The Premium Cigar Association (PCA) has announced that it will be expanding its Board of Directors and Executive Committee by adding more manufacturers to each board.

It will expand its Board of Directors from the current structure of 15 people to 19 people by adding four more manufacturer seats.

Previously, the Board of Directors had:

  • 5 retailers who served on the PCA’s Executive Committee
  • 9 retailers
  • 1 manufacturer, the president of the PCA’s Associate Member Advisory Board, i.e. the committee made up of manufacturers

Now it will have:

  • 5 retailers who served on the PCA’s Executive Committee
  • 9 retailers
  • 4 manufacturers
  • 1 manufacturer who will serve as the “association liaison” on the PCA Executive Committee

The PCA has announced that Mike Conder, co-founder of Crowned Heads, will serve as the first associate liaison while Christian Eiroa, founder of CLE, and Alan Rubin, founder of Alec Bradley, will serve two of the four manufacturer seats. The other two seats will be voted on during the 2022 PCA board election at the 2022 PCA Convention & Trade Show, though the process for nominating people will close at the end of March.

While more manufacturers are being added to the board, the PCA has made it clear that it does not mean retailers are giving up control of the organization. In a statement on an FAQ page announcing the changes, the group says, “No. This is a retailer organization” in response to whether “manufacturers (will) be able to ‘take control’ of the PCA now?”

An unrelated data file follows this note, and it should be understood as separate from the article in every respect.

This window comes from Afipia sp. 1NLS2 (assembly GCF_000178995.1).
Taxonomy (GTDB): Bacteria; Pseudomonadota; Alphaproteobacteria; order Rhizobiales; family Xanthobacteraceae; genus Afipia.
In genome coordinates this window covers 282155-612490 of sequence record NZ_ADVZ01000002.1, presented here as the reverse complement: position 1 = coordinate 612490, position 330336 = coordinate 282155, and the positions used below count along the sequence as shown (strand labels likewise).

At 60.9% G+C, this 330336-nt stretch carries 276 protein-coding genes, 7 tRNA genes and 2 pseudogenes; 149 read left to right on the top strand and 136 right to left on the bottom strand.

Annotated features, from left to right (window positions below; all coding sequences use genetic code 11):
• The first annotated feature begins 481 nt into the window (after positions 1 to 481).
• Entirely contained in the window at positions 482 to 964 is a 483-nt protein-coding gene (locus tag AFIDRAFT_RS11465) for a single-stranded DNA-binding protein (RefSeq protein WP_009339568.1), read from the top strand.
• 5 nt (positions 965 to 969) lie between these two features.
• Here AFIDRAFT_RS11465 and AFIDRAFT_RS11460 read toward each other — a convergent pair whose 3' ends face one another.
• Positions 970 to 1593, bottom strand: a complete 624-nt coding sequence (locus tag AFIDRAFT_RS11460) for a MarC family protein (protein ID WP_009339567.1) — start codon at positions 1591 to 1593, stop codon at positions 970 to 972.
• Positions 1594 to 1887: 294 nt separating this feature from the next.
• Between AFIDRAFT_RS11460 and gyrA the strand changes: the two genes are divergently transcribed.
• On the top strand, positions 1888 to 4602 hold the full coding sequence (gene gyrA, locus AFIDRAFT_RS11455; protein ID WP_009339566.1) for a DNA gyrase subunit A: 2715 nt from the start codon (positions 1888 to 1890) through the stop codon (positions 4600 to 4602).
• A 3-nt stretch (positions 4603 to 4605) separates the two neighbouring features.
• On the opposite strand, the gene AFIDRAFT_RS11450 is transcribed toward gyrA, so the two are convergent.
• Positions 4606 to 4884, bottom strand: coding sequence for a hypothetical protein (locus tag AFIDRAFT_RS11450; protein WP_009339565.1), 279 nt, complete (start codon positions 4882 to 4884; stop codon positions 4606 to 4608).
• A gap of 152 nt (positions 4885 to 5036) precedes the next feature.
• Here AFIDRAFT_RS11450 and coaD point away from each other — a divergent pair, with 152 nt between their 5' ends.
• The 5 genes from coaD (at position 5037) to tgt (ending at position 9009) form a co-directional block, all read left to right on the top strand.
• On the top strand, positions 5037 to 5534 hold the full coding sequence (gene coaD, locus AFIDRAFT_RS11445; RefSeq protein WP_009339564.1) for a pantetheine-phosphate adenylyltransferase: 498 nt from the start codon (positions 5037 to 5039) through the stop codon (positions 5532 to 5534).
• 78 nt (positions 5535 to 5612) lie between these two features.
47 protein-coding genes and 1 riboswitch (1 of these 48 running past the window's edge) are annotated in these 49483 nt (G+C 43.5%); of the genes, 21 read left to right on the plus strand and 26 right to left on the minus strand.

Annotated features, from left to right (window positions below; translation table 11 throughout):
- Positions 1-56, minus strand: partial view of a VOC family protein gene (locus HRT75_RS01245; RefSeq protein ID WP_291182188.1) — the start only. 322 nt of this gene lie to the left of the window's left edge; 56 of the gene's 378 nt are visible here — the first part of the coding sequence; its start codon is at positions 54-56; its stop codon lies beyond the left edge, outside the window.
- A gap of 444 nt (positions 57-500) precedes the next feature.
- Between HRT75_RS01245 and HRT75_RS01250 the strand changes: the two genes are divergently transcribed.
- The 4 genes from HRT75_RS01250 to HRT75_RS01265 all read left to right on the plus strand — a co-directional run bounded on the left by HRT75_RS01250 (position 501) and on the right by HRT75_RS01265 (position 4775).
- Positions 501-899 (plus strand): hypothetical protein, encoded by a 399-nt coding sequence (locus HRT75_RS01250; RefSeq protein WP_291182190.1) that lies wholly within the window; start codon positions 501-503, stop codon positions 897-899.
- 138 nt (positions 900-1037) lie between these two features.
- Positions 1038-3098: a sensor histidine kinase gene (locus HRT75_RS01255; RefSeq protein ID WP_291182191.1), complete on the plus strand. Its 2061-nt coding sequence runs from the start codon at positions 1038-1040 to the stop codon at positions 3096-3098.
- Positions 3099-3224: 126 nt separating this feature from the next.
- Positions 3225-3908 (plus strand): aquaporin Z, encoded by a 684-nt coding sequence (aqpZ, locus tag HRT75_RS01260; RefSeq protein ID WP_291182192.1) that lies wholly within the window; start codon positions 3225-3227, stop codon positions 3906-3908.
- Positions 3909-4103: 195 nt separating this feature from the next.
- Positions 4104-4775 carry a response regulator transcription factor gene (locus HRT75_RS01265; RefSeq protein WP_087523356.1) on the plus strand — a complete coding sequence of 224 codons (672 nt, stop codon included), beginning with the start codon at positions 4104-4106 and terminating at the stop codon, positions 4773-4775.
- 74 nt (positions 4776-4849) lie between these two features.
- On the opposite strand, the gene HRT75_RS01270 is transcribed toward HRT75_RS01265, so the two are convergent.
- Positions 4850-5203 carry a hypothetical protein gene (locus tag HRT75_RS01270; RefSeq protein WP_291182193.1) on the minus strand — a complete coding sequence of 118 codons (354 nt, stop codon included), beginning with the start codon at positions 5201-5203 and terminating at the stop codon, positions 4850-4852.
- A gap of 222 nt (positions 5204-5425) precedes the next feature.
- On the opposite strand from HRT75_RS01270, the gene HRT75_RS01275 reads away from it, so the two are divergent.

Previously—and there is no indication this part of the organization has changed—the PCA’s Executive Committee—made up of five retailers and the executive director—has controlled the direction of the organization.

The associate liaison position has been added to the PCA Executive Committee and will have a vote on that board. The executive director is a non-voting position on the Executive Committee, meaning there are now six voters: five retailers and the new associate liaison.

In addition, the group has also announced a new mission statement: PCA exists to grow the business of specialty tobacco retailing.

On its website, the PCA definites specialty tobacco retailing as, “the retail sale of premium cigars, specialty tobacco products, and related tobacco accessories to end users of the products through conventional retail stores and other retail outlets.”

In an email to halfwheel, Scott Pearce, executive director of PCA, clarified that the current policy requiring retail members to have a physical location remains in effect. Pearce added that the organization will address the topic more during an upcoming Zoom Town Hall—Jan. 13 at 10:30 a.m. EDT on PCA’s Facebook and YouTube pages—and that the mission statement is designed to recognize the “changing nature of retailing.”

There have been many disagreements between the PCA and some of the world’s largest cigar retailers, many of whom generate the vast majority of their sales via the internet.